After many years of planning to replace the current facility, the students are eager to see a new Catholic home for students on campus. “We’re all really excited,” said Annie Lord. “There’s a lot of anticipation even among the students who won’t be here in the future when it’s completed. I’m graduating next year, so I won’t be here for the finish, but I love thinking about how future generations of college students will be blessed by having such a beautiful place to go.”
Jordan Stombaugh likely won’t be around for the finish, but that doesn’t dampen his enthusiasm. “It’s going to be exciting to see how the new church blesses ministry on campus. The new church will draw people in.”
Plans are in the works to give St. Paul’s community members, old and new, an opportunity to tour the building, celebrate a final Mass, and say goodbye before it comes down.
“I have mixed emotions about the demolition,” said Father Nielsen. “I’ve been here for nine years, and I love the place.” Father Nielsen also attended St. Paul’s as a student in the 1980s, so he has a long history with Catholic ministry on the UW campus.
“But,” he said, “I am looking forward to taking this next step. We can be truly excited about a chapel and student center that will attract students to our ministry by its beauty and warmth.”
A successful, ongoing campaign
In under three years, the Christ the Cornerstone capital campaign to garner support for the new chapel and student center has met over 80 percent of its goals and is headed for the finish line.
“The campaign is in a very healthy position,” said Scott Hackl, senior director of advancement at St. Paul’s. “We have been able to achieve key milestones throughout the campaign. We’re very excited to share the success of the project as well as call attention to the need that still stands to bring the project across the finish line and beyond.”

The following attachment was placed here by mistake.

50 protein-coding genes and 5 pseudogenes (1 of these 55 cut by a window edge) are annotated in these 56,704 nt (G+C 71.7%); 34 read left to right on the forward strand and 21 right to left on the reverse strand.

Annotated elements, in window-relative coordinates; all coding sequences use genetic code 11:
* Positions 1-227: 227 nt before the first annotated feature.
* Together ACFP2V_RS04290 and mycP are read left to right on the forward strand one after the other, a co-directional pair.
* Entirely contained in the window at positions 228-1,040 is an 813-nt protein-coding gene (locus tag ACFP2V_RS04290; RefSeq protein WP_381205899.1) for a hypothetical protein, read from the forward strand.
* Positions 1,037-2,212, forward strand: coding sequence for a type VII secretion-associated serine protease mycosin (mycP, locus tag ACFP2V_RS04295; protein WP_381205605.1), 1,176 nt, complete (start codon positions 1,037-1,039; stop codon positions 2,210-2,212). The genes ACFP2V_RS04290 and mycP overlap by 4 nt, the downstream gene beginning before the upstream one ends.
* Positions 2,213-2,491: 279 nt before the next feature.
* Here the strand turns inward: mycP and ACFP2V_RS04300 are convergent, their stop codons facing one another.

Hackl noted that it was a tribute to supporters’ belief in the importance of Catholic campus ministry that in the midst of the campaign, benefactors also rallied to ensure the center’s Annual Fund stayed in a strong position so that student ministry could continue unabated during the campaign.
“Many faithful people brought us here through hard work and a shared vision of providing an inspiring and student-focused building in the heart of our state’s flagship university,” said Hackl, who also noted that it wasn’t just Catholics supporting the campaign.
“I’m grateful that this groundbreaking project is a collaboration of people from different faiths and backgrounds. St. Paul’s has affected many individuals and families over the last century, and it’s exciting to see the confidence many have in this mission and what’s in store for the next hundred years with the new building.”
With $4 million left to raise of the $25 million project, Hackl emphasized the Christ the Cornerstone campaign would persevere to the end. “The sooner we conclude the capital campaign, the sooner we can pour all of our attention and resources into the work we do with students that is at the heart of this project and this mission,” he said.